PHIL 285 -- The Constitution of Experience
Spring 2016

Instructor:    Clinton Tolley
   office:   HSS 8018
   hours:   Friday 1230-2pm
   email:   ctolley [at]

Instructor:  tbd
   office:   tbd
   hours:   tbd
   email:   tbd


Time:        Thurs 1:00pm--3:50pm (most weeks)
Location:  Philosophy Seminar Room (7th fl, HSS 7077) [map]

Required textbooks

{all required texts will be made available electronically}

Recommended textbooks


Course description

In this course we will focus on the history of 'constitution' theories of experience -- theories according to which experience is an achievement built up (constituted, constructed) out of other activities and states (mental and otherwise). 
  We will begin by tracing this theory-type back to some of its Aristotelian and Kantian roots.  Next we will look at what might be called the 'classical' age of such theorizing, i.e., the late 19th and early 20th century, which culminates in Bertrand Russell, Rudolf Carnap, and classical phenomenology (here: Edith Stein), and which ultimately sets much of the course for more recent philosophy of mind/psychology. 
  We will then turn to the emergence of a second 'critical' turn, with its roots in Marx and Freud (among others), which sets out to problematize the narrowness of the classical conception of the conditions for experience, and ultimately to generalize the classical analysis to incorporate social, political, economic, and other cultural ('spiritual') forces.  Here we will read texts by Ernst Cassirer, Maurice Merleau-Ponty, and Marx himself -- along with authors who attempt to broaden even further still this critical analysis, to highlight the differentiation in the forms of 'lived experience' across differences in gender (Simone De Beauvoir) and race (James Baldwin, Frantz Fanon).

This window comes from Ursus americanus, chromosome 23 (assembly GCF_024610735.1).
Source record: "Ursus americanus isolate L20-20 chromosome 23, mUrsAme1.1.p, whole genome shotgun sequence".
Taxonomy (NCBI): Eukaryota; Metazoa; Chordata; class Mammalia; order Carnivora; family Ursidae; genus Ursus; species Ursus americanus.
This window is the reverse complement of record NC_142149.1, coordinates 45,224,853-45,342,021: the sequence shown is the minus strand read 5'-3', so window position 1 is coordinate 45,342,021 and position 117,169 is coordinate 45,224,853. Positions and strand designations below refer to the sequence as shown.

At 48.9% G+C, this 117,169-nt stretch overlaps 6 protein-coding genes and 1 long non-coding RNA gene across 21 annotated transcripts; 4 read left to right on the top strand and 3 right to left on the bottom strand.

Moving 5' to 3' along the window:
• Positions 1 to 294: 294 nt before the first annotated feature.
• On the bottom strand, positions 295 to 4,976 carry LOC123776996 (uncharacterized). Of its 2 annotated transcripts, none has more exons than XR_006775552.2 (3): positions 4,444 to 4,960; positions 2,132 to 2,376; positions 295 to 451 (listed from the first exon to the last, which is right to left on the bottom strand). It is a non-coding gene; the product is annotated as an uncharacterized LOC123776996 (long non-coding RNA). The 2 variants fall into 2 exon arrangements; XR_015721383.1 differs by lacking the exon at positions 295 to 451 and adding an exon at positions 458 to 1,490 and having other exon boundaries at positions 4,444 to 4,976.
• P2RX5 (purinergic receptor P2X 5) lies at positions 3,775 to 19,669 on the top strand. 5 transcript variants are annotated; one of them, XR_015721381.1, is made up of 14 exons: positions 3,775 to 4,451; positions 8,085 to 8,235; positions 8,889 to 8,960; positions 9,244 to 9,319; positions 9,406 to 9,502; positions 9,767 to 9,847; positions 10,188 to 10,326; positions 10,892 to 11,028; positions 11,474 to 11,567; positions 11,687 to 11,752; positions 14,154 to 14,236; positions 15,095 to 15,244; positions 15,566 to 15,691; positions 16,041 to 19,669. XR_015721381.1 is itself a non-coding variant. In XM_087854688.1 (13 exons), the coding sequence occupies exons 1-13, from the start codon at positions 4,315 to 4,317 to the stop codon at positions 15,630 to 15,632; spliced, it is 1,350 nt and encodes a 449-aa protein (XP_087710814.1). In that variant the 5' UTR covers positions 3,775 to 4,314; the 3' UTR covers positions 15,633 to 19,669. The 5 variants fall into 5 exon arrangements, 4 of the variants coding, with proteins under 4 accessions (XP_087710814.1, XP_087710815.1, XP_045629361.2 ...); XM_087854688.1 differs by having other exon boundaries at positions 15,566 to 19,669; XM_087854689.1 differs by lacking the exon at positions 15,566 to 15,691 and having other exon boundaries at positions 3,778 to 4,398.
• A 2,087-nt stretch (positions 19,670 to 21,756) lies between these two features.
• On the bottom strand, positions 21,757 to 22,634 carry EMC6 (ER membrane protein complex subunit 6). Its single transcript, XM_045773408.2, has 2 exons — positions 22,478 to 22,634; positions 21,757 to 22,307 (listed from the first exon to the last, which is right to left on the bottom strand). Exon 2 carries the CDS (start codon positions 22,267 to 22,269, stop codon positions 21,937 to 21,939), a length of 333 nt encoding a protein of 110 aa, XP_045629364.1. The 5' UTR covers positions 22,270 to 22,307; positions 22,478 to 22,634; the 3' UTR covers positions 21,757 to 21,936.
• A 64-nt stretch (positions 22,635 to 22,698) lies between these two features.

Topics to be covered will include:
Topics to be covered will include: 
* the notion of a mental capacity;
* the distinction between mental capacities, and their acquisition;
* the distinction between mental activity and its content;
* the notion of a complex mental act;
* the notion of a complex mental content;
* the idea of an order or progression among mental acts/contents;
* the question of the dependence of acts on contents, vice versa;
* the specification of experience in terms of a complex act/content;
* the idea of an order of conditions on the possibility of experiences;
* the role of other mental acts/contents (sensing, awareness, memory, imagination, conceiving) in experience;
* the 'subject' of experience (animal, ego, person; individual, group);
* the nature of the 'conditions' on experience (mental (psychological), logical, biological, social, cultural);
* the scope (universality, necessity) of these conditions;
* the role of value (moral, political, aesthetic) in the constitution of experience.

Course requirements

* attendance
* weekly brief (~3min) presentations in opening discussion
* weekly brief (~2pp) written responses to primary texts
* medium-length (~3000 word) final essay: critical engagement with one of our authors, related secondary literature

Schedule of topics

* week 1: Aristotle
* week 2: Kant
* week 3: Russell
* week 4: Carnap
* week 5: Stein
* week 6: Cassirer
* week 7: Merleau-Ponty
* week 8: Marx
* weeks 9: De Beauvoir
* week 10: Baldwin, Fanon

Satisfaction of grad program distribution requirements

This course can satisfy the history of philosophy requirement and the philosophy of mind/language requirement.  If you'd like to satisfy a different requirement, please contact me directly.

Reference links

{stanford routledge encyclopedia entries}

Course URL

last updated: March 27th, 2016